There is more to being a game artist than being exceptional at drawing and liking a couple of games. Gaming covers a variety of game types, too, from FPS and RPG to MOBA, DOTA, and puzzles.
And while you might have a preference to play slots or SIM games, it is important to work on your understanding across a range of game genres to be the best you can be.
What do Game Concept Artists do?
You will put together all the visuals for a game, and you’ll have either digital or sketched (usually both) that cover some of the following:
- Weapons, objects, tools
- The environment, including background, menu screens, fonts.
- Characters both substantial to the story and side characters
- Pets, mounts, monsters, and everything in between
The artwork will be the drafts and the blueprint for the final product. Each artist will have a particular style, so it is a good idea to find a game genre that works with it. Some of the skills will be design, attention to detail, computer and software skills, creativity, and communication.
How Can You Improve as a Gaming Artist?
If you have a natural skill, that is a great start, but to meet the criteria of many open job roles, you might need to show you have formal education. A degree is often one of the best ways to show you have formal training, and outside of that, having a supportive portfolio is a good start.
There are many degrees to choose from, but games animation, video game art, and 3D digital art can be a good choice.
Think about your favourite games – and play them again. Take notice of the details and make a note of the people who are responsible for the artwork. Look at their profiles and start looking at their other works.
Playing games across multiple devices can give you a lot of inspiration and solidify the styles you like and the type of game studios that you might want to aim for.
You can also join game artist communities on places like Discord and talk to others who are working on their craft and others who might have tips that are usually hard to come by.
Almost all game studios will use some type of software for design and character building, and it is helpful if you are reasonably knowledgeable about them. Many of these types of software have a cost attached, so it is a good idea to look at free trials and make the most of them while you have access.
There are also many free courses, YouTube guides, and guides from software creators that can help you get more knowledge of them.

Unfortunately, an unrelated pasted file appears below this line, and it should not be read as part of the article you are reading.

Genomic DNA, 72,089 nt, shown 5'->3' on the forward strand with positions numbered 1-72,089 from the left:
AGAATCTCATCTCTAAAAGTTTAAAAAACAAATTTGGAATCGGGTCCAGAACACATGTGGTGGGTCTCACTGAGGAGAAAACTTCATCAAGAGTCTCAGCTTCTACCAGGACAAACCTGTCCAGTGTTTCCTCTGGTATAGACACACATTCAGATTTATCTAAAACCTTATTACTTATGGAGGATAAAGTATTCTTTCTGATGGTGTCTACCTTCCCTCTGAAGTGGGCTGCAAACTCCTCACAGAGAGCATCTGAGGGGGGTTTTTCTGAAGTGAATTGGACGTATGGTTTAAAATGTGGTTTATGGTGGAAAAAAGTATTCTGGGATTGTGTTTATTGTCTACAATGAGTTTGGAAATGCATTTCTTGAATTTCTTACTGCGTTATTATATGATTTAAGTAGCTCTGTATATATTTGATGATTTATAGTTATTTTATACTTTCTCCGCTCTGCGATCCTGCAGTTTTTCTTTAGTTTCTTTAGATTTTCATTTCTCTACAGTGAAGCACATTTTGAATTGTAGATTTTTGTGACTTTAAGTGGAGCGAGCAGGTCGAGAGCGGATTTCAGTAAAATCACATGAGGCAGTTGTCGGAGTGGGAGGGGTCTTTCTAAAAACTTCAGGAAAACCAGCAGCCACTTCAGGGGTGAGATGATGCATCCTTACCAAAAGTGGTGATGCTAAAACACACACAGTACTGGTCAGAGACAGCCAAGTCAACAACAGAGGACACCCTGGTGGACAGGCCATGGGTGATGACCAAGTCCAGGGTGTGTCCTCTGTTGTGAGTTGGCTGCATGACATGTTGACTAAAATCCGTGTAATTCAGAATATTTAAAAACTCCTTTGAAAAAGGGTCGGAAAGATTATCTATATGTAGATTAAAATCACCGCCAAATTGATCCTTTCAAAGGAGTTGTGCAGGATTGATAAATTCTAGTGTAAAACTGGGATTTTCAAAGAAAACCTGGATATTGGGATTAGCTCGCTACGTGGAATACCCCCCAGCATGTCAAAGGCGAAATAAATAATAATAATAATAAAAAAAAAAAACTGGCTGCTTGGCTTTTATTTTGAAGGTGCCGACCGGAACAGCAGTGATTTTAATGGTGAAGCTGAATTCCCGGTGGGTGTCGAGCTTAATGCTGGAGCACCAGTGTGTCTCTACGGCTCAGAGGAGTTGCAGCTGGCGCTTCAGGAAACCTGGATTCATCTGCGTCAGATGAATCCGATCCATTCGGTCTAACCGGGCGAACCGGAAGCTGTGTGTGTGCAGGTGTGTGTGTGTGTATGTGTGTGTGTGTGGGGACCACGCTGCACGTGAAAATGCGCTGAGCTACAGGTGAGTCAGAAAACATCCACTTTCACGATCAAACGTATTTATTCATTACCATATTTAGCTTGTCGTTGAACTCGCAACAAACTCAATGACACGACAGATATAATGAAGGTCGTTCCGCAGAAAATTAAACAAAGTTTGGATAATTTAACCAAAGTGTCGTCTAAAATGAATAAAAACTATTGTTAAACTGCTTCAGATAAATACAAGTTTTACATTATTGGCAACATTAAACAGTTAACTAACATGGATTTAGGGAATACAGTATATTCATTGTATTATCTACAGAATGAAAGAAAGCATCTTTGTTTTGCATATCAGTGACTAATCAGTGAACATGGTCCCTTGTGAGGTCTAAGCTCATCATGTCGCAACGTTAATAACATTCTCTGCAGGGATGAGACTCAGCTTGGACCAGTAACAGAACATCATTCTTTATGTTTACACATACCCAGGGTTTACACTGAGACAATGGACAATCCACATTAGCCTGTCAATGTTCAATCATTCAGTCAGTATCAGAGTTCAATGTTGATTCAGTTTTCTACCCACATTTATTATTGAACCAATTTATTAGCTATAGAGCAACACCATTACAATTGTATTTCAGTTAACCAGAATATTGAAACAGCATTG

Take inspiration from some of the games you love to play and some of the most iconic game characters – and make them your own. Fan Art is a common way to give a nod of appreciation to the original and hone your own style and skills.
Doing this type of work can also help you build your portfolio – which you will need. Share the fan art on ArtStation, Instagram, DeviantArt, and Discord communities, get feedback, and use it to get better at what you do.
Having a website is a great start because that is a great place for you to have your portfolio. Creating an online presence by getting involved with the art community, sharing your own work, and supporting others is a great idea.
This is a two-birds-with-one-stone situation – sharing gives you visibility, and it helps you build a professional network.
The key to having a good online presence is making sure that you are also interacting and engaging – not just sharing and leaving until the next time.
Attending a video game conference can be a great place to take your contact details on a business card and meet professionals in the industry. You can ask them questions and potentially get some leads about where your work will fit.
The term kill your darlings is going to apply here – you need to be ruthless with your portfolio and only leave in the very best of your work. Although there is some room to add to the work that you enjoyed doing, so long as there is a story to go with it – this can give more insight into your style and personality.
Once you have your portfolio ready and have spent some time building an online support network, you can start applying for roles that you think might fit your skill set. In some cases, reaching out to the company might get you on the list for upcoming projects, or you might learn about apprenticeships and traineeships that will help you kick-start your career as a game artist.